53

I have setup Git so it doesn't commit inconsistent line endings. The problem with that is a whole pile of files appear modified even though they are not. What do I type to make these files have the line endings fixed on the local side?

# git checkout dev
M   src/au/policy/dao/EmailQueue.java
M   src/au/policy/dao/EmailQueueFactory.java
M   src/au/policy/dao/PolicyPublisher.java
Already on 'dev'

# git diff
warning: LF will be replaced by CRLF in src/au/policy/dao/EmailQueue.java
warning: LF will be replaced by CRLF in src/au/policy/dao/EmailQueueFactory.java
warning: LF will be replaced by CRLF in src/au/policy/dao/PolicyPublisher.java

This is what I added to my git config file which seems to do what I intended aside from this issue:

autocrlf = true
4
  • Would deleting the offending files and rechecking them out somehow be possible?
    – corydoras
    Oct 21, 2009 at 5:26
  • Yes, if there are no difference other than link endings just delete and re-check out the offending files.
    – CB Bailey
    Oct 21, 2009 at 6:18
  • Related, but not necessarily a duplicate question: git replacing LF with CRLF.
    – user456814
    Jul 13, 2013 at 21:19
  • "LF will be replaced by CRLF" warning happen when you are under Windows and your files contains "LF" (UNIX style 'new-lines').
    – NoSkill
    Jul 25, 2023 at 21:30

7 Answers 7

63

This might happen if you change core.autocrlf config variable (if I understand your problem correctly).

If you are at clean state, i.e. just after commit, and you don't have uncomitted changes, forced re-checkout and removing index should do the trick:

The below command git reset --hard HEAD will make your current branch to point to the latest commit and all uncommitted code will be lost. Make sure to commit the code or take the backup

$ rm .git/index
$ git reset --hard HEAD

That, I think, would sync both working area files, and the index (staging area) to follow crlf settings.

2
  • 3
    You obviously know your git, worked great for me. Thanks! Really! Thank you very much! Jan 6, 2011 at 22:05
  • should consider this as an accepted answer. nicely worked @jakub Dec 10, 2014 at 13:24
40

I had this problem when creating new Xcode project. My solution for this problem:

In terminal write

git config --global --edit

Then in git config file change safecrlf to false. My settings:

[core]
    autocrlf = input
    safecrlf = false

I know git have cmd line tools for this but they don't work for me. And then Xcode create git repos without any problem.

4
  • 2
    @Andrei It's likely using vim as the editor, press escape to get out of input mode and type :wq to save and quit.
    – GP89
    Mar 7, 2013 at 14:07
  • the only solution that worked for me, all the others failed, on "git version 1.8.1.msysgit.1" windows 7 (git bash)
    – E Ciotti
    May 17, 2013 at 10:04
  • i may be in the minority, but i would say nix the "$:" in your terminal command, it's just faster for copying and pasting. Feb 1, 2023 at 16:23
  • only this thing helped me. thanks Jun 19, 2023 at 8:00
26

Only thing I can think of is to check if core.safecrlf is set to warn.

git config --get core.safecrlf

I think possible values are true, false, and warn. I believe that setting to false will resolve the warning, though it may not be a good idea.

4
  • Setting it to false did it. Thanks! May 15, 2014 at 0:10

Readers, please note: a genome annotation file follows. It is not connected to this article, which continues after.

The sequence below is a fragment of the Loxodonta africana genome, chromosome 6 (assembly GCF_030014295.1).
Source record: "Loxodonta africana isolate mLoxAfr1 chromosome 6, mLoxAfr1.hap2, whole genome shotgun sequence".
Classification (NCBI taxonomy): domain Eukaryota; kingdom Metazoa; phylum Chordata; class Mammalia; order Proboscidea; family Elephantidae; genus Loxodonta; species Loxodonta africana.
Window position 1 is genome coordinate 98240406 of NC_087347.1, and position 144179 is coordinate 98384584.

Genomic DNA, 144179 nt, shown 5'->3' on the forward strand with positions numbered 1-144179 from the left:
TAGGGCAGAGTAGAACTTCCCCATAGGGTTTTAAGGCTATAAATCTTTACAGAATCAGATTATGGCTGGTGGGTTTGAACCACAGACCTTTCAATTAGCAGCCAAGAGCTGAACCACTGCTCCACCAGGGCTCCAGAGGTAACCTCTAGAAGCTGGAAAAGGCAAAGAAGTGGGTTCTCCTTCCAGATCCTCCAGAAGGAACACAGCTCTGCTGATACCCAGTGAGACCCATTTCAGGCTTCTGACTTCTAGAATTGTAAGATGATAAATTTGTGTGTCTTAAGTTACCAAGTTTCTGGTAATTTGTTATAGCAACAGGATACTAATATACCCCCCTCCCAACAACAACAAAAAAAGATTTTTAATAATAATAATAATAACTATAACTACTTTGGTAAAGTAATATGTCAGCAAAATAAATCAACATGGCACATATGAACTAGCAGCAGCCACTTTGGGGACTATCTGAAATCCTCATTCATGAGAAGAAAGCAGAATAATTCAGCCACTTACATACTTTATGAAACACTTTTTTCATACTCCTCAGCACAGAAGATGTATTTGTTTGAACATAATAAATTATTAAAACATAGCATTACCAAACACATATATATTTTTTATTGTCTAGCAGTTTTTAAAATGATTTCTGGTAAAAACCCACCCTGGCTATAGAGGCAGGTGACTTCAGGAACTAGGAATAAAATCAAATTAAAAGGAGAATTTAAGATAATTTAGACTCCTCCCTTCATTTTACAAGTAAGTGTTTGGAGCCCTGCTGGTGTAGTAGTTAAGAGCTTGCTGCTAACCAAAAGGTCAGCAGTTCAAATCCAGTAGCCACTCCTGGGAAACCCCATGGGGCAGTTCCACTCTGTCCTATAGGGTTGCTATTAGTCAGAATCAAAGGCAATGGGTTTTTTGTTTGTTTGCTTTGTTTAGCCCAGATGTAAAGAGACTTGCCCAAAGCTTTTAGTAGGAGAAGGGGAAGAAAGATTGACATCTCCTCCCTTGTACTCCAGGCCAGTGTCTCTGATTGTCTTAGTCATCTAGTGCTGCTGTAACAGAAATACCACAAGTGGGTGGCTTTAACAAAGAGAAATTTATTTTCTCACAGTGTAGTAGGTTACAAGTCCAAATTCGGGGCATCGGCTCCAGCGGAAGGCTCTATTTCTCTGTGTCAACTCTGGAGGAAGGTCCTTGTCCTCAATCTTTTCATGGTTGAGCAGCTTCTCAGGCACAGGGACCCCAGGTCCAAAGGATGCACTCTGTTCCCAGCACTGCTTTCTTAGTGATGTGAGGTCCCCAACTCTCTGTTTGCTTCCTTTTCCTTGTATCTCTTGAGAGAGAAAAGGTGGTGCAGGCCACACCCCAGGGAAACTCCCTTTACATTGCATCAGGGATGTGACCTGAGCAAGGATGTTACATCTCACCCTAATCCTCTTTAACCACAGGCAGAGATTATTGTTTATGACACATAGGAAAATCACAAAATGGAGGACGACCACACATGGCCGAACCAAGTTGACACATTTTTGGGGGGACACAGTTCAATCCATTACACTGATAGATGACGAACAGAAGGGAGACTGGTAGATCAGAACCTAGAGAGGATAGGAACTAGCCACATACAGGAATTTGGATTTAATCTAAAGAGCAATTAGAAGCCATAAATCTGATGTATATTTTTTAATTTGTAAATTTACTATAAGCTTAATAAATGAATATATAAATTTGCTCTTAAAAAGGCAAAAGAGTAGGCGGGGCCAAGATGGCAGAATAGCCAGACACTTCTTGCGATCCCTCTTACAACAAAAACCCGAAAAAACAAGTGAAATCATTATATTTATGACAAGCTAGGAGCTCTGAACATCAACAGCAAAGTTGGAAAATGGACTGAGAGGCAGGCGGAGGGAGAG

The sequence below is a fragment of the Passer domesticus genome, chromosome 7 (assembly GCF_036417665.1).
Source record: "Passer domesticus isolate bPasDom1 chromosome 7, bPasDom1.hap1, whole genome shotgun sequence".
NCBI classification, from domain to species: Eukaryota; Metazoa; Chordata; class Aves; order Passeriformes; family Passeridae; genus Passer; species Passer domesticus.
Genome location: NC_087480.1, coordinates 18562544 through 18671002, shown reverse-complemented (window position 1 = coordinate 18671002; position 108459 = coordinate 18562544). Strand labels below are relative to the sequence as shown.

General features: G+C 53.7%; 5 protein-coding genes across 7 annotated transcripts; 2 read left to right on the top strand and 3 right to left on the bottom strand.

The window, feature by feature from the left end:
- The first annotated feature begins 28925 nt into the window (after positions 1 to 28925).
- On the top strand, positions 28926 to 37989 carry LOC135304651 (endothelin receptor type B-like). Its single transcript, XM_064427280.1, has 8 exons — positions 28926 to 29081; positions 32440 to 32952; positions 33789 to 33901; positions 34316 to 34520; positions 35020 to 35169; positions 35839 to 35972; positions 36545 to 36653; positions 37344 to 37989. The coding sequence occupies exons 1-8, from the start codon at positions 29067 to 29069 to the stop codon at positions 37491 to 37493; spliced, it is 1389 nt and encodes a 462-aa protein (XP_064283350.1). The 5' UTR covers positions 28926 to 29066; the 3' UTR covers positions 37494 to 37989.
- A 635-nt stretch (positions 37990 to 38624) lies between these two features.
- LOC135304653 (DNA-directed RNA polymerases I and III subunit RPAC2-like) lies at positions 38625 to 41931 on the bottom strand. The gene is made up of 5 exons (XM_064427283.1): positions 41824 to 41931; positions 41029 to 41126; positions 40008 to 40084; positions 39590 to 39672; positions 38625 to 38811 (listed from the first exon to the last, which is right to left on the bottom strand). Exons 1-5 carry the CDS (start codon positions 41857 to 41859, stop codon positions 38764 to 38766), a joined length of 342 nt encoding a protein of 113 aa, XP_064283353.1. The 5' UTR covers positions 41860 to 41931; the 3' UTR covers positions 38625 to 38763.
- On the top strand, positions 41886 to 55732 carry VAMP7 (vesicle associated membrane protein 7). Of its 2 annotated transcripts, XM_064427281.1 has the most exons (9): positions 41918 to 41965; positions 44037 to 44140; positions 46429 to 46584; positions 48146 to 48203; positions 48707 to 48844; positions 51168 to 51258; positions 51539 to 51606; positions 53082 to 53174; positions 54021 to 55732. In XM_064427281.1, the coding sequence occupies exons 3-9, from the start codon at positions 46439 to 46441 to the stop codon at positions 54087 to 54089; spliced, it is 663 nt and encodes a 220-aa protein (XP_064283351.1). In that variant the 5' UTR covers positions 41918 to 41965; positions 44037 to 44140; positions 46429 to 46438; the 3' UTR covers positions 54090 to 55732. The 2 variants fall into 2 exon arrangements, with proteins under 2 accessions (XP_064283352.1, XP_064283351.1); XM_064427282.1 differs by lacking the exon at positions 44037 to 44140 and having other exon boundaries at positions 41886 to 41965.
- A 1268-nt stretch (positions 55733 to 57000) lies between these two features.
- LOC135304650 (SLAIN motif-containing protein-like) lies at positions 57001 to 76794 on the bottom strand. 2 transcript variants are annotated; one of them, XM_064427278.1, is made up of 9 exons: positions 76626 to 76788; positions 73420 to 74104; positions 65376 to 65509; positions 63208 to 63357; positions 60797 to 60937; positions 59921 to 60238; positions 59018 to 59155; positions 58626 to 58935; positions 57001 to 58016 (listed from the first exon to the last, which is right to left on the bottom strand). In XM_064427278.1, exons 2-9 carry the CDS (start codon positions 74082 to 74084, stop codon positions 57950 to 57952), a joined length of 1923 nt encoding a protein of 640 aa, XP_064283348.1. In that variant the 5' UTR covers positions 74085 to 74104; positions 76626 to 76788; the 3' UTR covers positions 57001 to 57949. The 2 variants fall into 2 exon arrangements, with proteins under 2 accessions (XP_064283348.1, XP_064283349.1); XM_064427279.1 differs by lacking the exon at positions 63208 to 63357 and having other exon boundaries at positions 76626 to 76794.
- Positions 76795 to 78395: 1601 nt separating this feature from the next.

• 1
    This probably is just hiding the message but still retaining the effect of the cr/lf change. Jun 24, 2014 at 6:20
  • 2
    Setting safecrlf to false can corrupt binary files, that's why it defaults to warn.
    – Walf
    Aug 20, 2014 at 2:07
  • With many warning messages occurring, if any binary files are listed they are easily missed. Too many false positives. But then I don't have binary files in my repo. Still, it would be good to know which binary files git may treat as text files so as to understand the scope of the corruption in any future repo with binary files?
    – RobG
    Sep 7, 2015 at 22:36
16

You can just delete and re-checkout the offending files from the index like this:

rm <files>
git checkout -- <files>

Or, if they are the only modified files (be careful with this command), you can script it like this:

git diff --name-only --diff-filter=M | xargs rm --
git checkout -- .

On a GNU system you can use a slightly safer pipe, but you don't appear to have spaces or other delimiting characters in your filenames in any case.

git diff -z --name-only --diff-filter=M | xargs -0 rm --
2
  • note to others finding this. see the answer in here regarding "git restore" command. stackoverflow.com/questions/3334475/…
    – JimiSweden
    Mar 25, 2020 at 14:37
  • Even tho this may work, this is not a suitable answer to work on a daily basis, I recommend using this configuration in your git config file: [core] autocrlf = input safecrlf = false
    – DarkteK
    Jan 14, 2021 at 17:54
2

Try this, it worked for me:

cd src/au/policy/dao
dos2unix

If there are other files in that folder, then you'll want to break it up into the following (otherwise it will try to do it on every file in any subdirectories, which may take a while):

cd src/au/policy/dao
dos2unix EmailQueue.java
dos2unix EmailQueueFactory.java
dos2unix PolicyPublisher.java

It ran really quick on my machine and fixed all of the line endings, and it's a little simpler and easier than some of these other fixes.

0
2

Note that note all of the above fixes may work for you, for example you might have received the code through a simple file transfer. You can accept each warning by pressing ENTER, but on on large repos that can take ages. Another way to ignore the conversion on code that has already been checked-out and edited is to create a patch file:

git diff > changes.patch
0

In my case, after setting autocrlf variable to true, then running

git stash

and then

git stash pop

everything cleared out

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